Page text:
(1) In all States an extra post of female home minister and female DGP should be created under whom a large number of female police personnel should be deputed to ensure security of women and solve the problem of female unemployment to some extent.(2) All ladies should lodge their FIR on Female Police Stations. If Female Police Stations are very far from that place, they should send their FIR on Email address of higher authorities.(3) Rape cases should be handled by female judges and lawyers. (4) All girls should be provided a pistol free of cost with bullets containing anaesthesia to get the culprits unconscious so that he can not rape. The lions are also shot to get them unconscious before their treatment.(5) There are 80.8Cr young voters in India whose vote make the government but if they stay in hotels with their wives ;or girl friends they are raided by the police for prostitution which create a disturbance to them. Some of them who are unable to pay bribes are sent to jail also. Therefore, Government should make such provision that hotels are not raided for prostitution and action against khap panchayatas and others should be taken who are against freedom of young voters and young voters should not have ;to go to Russia, Europe, Australia or America for more freedom.(6) Some poor mothers go to work for brick kiln and some of them go to other houses to wash utensils, leaving their children alone at home. Some of them are raped and some of them are murdered. Therefore, in each mohalla a crèche should be opened where these children should be admitted and a female constable should be deputed to look after these children.(7) In villages some poor families do not have toilets in their houses and they go out of their house in bushes, in arhar & sugarcane crops, where they are raped and sometimes murdered. Therefore, government should transfer the amount sanctioned for social welfare in accounts of poor families directly so that government employees can not embezzle the same. Thus they will be able to construct their toilets in their houses.(8) There were no rape cases up to 1955, when prostitution was regulated in India. Prostitution is still legal in India, but it is punishable up to a distance of 200 meters from a public place like schools, temple and hospitals etc. But after 200 meters, regulations have to be framed by the government. So to reduce number of rape cases, government should regulate it as it was in 1955. (9) There is ;shortage of girls in India in comparison of boys. So all boys can not ;be married. Therefore if foreign girls come in India and stay in hotels for fulfilling sexual desires of Indians, hotels should not be raided for prostitution. Measures suggested as above will certainly reduce number of rape cases.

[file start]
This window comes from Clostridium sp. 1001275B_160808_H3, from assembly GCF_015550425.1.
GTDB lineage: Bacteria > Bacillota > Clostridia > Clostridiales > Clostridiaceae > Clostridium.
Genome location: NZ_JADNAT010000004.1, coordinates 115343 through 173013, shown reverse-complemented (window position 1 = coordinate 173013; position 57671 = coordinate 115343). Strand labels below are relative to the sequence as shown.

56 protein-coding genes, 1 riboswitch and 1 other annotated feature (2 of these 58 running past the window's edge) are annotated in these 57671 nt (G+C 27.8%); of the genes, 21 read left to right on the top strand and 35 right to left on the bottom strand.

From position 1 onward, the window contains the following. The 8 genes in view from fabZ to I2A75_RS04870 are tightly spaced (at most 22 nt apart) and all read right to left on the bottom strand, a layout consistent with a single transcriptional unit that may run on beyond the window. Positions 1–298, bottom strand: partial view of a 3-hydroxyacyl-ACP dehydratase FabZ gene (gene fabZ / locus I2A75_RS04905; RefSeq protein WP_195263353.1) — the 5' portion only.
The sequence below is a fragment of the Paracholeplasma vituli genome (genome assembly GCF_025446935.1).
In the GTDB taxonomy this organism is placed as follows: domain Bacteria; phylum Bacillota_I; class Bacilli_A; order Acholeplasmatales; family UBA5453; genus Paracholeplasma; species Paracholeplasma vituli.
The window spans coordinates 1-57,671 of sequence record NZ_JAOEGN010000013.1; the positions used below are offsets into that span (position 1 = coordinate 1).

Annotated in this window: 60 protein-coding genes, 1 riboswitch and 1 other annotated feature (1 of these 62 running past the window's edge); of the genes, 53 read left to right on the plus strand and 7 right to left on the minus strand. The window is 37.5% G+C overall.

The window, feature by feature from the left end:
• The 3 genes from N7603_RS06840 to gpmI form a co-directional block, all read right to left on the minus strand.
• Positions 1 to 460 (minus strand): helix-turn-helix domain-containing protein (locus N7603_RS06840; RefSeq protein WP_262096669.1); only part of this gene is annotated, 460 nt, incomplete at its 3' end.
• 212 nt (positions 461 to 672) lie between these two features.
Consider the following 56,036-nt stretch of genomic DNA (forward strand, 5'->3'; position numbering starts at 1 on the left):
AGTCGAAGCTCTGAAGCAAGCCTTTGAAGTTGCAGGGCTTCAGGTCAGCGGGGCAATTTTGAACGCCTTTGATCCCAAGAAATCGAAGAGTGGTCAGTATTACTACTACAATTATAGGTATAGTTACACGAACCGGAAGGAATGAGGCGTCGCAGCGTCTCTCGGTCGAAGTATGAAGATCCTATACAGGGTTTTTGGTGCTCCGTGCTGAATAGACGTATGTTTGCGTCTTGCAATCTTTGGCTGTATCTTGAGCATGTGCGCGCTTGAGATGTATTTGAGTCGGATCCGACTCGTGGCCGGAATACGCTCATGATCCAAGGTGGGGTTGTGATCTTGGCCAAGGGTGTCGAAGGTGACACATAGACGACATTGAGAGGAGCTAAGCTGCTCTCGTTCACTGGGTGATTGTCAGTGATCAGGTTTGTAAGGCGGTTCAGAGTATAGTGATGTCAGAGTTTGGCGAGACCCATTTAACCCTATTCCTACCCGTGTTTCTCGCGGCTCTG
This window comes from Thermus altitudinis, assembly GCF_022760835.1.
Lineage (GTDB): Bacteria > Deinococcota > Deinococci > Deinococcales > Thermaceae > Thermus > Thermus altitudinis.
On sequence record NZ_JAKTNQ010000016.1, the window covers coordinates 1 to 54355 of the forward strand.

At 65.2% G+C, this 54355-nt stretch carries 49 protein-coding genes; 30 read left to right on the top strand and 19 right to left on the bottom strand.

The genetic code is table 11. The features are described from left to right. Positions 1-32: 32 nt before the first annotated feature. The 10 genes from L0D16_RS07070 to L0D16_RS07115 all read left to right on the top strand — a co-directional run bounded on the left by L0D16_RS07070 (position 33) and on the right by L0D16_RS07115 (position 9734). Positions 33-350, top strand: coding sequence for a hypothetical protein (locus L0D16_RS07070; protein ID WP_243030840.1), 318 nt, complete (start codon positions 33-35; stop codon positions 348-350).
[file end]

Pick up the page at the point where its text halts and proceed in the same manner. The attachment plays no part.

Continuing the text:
2. Prashant Kaushik

    Agreed about the importance but tell me how will you teach them ?

    We have movies like ‘GRand Masti’, which break all records in vulgarism. And no one speaks about them. Everyone shouts lesson should be learnt but who will teach those lessons ? Frankly, I feel this is just hypocrisy. When it comes to making suggestions , no one misses a chance, everyone preaches solution. When it comes to enact, everyone shrugs back with ‘why only me’ attitude.